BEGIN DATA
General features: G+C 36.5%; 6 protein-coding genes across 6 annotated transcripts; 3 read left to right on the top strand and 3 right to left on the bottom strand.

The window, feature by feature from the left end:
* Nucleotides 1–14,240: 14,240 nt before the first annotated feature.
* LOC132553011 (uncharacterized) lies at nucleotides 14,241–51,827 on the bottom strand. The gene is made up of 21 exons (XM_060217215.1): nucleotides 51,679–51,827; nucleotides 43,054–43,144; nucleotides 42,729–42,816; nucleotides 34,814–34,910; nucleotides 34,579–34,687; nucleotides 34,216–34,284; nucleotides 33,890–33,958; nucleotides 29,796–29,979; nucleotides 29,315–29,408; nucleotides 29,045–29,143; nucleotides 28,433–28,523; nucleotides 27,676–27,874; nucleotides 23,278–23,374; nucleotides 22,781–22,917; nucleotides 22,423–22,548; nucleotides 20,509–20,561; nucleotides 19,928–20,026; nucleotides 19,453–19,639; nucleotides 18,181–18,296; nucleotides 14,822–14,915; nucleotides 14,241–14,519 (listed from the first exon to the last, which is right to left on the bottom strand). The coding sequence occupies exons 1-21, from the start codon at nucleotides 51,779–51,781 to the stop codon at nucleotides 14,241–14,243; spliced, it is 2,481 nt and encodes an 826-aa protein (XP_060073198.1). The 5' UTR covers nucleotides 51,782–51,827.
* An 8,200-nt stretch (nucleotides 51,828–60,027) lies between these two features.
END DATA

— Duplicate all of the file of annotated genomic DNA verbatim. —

General features: G+C 36.5%; 6 protein-coding genes across 6 annotated transcripts; 3 read left to right on the top strand and 3 right to left on the bottom strand.

The window, feature by feature from the left end:
* Nucleotides 1–14,240: 14,240 nt before the first annotated feature.
* LOC132553011 (uncharacterized) lies at nucleotides 14,241–51,827 on the bottom strand. The gene is made up of 21 exons (XM_060217215.1): nucleotides 51,679–51,827; nucleotides 43,054–43,144; nucleotides 42,729–42,816; nucleotides 34,814–34,910; nucleotides 34,579–34,687; nucleotides 34,216–34,284; nucleotides 33,890–33,958; nucleotides 29,796–29,979; nucleotides 29,315–29,408; nucleotides 29,045–29,143; nucleotides 28,433–28,523; nucleotides 27,676–27,874; nucleotides 23,278–23,374; nucleotides 22,781–22,917; nucleotides 22,423–22,548; nucleotides 20,509–20,561; nucleotides 19,928–20,026; nucleotides 19,453–19,639; nucleotides 18,181–18,296; nucleotides 14,822–14,915; nucleotides 14,241–14,519 (listed from the first exon to the last, which is right to left on the bottom strand). The coding sequence occupies exons 1-21, from the start codon at nucleotides 51,779–51,781 to the stop codon at nucleotides 14,241–14,243; spliced, it is 2,481 nt and encodes an 826-aa protein (XP_060073198.1). The 5' UTR covers nucleotides 51,782–51,827.
* An 8,200-nt stretch (nucleotides 51,828–60,027) lies between these two features.